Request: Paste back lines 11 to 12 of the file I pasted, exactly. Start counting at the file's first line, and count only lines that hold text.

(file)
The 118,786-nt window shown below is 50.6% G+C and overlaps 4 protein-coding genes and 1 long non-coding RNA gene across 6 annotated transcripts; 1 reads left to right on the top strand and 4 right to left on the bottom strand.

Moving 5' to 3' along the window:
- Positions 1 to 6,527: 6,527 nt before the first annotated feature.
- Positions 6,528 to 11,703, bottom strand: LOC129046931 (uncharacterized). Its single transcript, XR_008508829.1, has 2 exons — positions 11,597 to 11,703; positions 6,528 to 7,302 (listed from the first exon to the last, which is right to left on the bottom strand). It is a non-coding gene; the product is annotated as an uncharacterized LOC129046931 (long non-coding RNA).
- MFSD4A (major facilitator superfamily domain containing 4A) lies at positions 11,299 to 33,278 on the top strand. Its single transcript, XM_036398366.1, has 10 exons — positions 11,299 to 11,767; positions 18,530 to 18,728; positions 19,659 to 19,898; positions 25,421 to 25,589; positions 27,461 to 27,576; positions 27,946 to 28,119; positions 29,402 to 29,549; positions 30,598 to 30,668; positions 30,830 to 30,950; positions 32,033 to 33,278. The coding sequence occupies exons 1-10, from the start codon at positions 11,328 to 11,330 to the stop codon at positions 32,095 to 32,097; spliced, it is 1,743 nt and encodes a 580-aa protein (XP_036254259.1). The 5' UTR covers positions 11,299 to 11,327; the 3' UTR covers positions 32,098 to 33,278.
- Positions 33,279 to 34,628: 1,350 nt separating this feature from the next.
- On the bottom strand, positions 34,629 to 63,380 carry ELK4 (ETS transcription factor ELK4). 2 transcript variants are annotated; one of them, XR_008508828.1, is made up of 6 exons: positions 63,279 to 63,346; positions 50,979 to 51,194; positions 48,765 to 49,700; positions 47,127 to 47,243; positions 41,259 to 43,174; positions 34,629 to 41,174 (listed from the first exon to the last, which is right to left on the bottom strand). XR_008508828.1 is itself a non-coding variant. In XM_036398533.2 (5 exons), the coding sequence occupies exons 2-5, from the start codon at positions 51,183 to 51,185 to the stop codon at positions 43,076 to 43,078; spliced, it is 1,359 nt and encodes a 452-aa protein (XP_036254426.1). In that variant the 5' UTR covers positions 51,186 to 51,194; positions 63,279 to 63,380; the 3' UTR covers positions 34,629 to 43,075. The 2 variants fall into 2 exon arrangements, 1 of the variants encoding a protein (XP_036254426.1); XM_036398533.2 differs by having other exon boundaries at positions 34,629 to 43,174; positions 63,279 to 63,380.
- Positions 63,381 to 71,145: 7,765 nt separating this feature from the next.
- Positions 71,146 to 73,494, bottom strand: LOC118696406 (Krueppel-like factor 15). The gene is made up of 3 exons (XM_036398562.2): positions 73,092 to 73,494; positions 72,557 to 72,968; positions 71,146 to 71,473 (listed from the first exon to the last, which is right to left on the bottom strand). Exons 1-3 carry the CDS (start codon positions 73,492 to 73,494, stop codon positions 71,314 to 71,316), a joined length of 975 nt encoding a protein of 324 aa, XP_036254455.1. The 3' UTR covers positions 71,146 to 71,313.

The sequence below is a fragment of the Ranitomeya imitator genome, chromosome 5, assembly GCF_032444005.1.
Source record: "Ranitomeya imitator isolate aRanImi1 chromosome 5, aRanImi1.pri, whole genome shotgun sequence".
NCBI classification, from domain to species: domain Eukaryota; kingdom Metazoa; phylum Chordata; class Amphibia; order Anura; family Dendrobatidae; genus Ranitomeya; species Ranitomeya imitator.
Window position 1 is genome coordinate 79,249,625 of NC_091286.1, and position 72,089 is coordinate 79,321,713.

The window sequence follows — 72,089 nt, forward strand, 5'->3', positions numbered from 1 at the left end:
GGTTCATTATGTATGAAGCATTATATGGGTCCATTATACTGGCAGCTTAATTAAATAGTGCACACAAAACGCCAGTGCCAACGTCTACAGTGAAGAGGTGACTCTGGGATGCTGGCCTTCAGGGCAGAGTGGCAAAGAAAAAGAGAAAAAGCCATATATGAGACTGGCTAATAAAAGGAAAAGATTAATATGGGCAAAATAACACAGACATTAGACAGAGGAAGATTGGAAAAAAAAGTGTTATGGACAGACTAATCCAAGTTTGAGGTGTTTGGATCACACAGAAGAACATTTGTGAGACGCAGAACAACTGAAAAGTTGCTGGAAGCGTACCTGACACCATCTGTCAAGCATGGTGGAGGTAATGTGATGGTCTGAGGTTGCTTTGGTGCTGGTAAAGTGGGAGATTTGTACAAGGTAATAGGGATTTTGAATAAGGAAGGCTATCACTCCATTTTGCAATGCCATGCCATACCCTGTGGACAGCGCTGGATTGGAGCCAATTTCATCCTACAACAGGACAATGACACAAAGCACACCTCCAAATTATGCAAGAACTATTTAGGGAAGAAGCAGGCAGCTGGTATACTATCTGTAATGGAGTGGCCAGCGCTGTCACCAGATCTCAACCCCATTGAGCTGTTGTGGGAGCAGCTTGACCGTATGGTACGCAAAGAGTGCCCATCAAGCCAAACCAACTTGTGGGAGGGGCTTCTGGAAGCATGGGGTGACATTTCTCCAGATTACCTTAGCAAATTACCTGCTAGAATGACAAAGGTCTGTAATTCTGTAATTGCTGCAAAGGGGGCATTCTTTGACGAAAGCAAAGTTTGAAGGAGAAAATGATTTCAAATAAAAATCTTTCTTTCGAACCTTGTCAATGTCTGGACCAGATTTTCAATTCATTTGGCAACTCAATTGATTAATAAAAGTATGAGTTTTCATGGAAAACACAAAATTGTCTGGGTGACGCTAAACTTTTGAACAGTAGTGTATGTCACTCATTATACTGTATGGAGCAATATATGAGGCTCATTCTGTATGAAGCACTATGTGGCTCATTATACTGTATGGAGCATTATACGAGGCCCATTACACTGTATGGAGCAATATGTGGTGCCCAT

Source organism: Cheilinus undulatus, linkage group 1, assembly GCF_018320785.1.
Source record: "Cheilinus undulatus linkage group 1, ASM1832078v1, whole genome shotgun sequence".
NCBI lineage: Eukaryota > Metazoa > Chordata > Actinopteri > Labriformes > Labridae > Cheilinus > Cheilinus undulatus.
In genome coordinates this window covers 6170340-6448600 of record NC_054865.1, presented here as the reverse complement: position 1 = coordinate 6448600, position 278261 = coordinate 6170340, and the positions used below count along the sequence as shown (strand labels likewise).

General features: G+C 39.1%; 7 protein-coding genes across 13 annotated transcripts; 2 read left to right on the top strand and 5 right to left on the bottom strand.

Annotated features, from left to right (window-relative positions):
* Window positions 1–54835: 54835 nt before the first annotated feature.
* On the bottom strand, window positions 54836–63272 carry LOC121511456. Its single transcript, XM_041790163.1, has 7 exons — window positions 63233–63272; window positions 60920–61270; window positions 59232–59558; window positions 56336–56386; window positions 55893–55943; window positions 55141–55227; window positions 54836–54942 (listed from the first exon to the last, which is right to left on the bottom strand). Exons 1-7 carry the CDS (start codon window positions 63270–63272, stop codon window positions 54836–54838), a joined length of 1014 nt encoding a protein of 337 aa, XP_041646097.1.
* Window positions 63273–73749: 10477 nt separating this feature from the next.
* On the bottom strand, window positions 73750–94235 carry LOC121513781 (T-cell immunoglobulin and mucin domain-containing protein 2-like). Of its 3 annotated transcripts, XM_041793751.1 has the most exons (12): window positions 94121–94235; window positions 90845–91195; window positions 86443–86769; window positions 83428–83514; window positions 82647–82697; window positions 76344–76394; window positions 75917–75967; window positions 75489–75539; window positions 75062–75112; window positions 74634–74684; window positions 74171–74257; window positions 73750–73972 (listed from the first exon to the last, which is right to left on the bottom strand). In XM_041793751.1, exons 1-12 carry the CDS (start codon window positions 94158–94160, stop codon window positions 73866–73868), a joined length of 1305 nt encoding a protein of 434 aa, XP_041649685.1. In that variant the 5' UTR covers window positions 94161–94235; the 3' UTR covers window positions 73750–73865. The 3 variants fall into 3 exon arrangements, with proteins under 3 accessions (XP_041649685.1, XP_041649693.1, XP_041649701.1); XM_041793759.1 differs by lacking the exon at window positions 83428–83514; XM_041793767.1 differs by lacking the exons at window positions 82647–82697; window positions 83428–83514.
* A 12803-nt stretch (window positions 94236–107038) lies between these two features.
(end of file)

Source record: "Ranitomeya imitator isolate aRanImi1 chromosome 5, aRanImi1.pri, whole genome shotgun sequence".
NCBI classification, from domain to species: domain Eukaryota; kingdom Metazoa; phylum Chordata; class Amphibia; order Anura; family Dendrobatidae; genus Ranitomeya; species Ranitomeya imitator.